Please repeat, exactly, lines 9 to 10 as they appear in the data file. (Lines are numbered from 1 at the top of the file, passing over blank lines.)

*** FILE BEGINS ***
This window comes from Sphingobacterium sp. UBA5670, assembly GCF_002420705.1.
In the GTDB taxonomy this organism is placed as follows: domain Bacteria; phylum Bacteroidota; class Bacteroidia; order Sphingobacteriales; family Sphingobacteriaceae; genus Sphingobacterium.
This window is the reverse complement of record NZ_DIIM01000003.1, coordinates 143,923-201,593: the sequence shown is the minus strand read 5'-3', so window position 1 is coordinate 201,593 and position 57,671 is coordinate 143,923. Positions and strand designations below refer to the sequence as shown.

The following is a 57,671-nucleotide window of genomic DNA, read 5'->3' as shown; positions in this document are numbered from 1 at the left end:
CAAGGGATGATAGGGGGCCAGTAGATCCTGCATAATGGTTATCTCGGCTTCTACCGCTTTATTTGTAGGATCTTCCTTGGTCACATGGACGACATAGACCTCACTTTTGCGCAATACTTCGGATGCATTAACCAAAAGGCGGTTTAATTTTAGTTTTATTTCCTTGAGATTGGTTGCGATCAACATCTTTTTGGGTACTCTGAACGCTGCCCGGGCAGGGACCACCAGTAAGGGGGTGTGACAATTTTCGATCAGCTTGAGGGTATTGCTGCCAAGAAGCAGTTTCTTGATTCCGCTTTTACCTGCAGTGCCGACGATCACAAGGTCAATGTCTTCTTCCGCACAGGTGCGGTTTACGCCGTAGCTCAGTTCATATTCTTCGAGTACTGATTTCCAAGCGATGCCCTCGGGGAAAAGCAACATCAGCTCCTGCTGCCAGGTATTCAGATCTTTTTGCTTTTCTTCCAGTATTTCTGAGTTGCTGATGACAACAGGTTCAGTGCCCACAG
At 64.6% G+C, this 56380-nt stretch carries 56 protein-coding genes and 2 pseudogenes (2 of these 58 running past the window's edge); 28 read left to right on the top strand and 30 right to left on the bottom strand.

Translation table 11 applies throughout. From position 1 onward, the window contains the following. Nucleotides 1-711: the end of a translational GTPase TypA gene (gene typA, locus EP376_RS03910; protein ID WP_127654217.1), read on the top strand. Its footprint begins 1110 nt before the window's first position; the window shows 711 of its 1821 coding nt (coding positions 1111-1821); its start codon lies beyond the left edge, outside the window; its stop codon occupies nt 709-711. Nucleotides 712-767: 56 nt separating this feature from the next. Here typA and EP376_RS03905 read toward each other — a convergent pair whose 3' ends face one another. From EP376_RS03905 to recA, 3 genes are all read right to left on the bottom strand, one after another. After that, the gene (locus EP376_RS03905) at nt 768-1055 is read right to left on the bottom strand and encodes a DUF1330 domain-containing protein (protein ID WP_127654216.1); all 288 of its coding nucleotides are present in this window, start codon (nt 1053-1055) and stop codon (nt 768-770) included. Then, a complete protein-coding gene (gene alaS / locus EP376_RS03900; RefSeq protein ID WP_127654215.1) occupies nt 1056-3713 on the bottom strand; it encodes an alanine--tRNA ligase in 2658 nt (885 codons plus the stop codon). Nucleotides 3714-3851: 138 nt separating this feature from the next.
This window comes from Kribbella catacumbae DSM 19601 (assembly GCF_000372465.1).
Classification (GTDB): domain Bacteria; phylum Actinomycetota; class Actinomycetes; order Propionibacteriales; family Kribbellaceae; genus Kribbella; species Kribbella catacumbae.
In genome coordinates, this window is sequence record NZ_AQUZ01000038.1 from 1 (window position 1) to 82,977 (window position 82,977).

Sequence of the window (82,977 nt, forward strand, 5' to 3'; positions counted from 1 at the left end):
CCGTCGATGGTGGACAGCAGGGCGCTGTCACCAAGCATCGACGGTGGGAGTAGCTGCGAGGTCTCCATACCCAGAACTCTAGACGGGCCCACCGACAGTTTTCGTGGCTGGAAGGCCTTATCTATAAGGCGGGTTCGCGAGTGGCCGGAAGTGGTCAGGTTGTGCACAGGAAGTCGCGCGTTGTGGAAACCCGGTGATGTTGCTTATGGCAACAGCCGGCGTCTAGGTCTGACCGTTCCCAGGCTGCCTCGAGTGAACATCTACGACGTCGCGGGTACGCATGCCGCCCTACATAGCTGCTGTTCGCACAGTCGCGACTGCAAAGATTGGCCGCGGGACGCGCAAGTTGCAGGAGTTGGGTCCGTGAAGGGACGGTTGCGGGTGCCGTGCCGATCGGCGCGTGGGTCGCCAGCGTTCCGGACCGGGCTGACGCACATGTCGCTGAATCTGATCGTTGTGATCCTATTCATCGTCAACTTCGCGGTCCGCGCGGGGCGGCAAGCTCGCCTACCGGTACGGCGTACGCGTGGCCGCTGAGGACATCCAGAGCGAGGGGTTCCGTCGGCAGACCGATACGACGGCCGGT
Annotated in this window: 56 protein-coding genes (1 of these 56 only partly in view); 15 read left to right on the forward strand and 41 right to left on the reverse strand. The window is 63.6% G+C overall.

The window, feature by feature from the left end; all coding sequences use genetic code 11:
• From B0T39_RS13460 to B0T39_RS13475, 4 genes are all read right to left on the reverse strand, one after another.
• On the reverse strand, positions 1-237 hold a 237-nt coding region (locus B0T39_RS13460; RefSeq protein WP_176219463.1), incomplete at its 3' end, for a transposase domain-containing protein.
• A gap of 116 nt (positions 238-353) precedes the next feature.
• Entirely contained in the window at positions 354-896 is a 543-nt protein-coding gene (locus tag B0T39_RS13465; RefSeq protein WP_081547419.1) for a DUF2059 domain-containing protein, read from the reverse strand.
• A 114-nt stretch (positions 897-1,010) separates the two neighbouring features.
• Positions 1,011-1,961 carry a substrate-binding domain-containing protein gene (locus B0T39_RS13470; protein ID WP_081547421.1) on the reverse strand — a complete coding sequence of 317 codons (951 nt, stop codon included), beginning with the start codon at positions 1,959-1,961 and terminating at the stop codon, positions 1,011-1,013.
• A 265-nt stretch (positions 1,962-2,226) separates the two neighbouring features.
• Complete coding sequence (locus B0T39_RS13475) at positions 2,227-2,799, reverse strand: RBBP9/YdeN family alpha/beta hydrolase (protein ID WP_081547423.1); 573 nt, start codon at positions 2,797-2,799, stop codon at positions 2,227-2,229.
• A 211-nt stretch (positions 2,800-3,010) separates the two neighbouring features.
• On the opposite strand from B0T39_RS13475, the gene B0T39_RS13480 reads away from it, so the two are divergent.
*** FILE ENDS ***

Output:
Classification (GTDB): domain Bacteria; phylum Actinomycetota; class Actinomycetes; order Propionibacteriales; family Kribbellaceae; genus Kribbella; species Kribbella catacumbae.
In genome coordinates, this window is sequence record NZ_AQUZ01000038.1 from 1 (window position 1) to 82,977 (window position 82,977).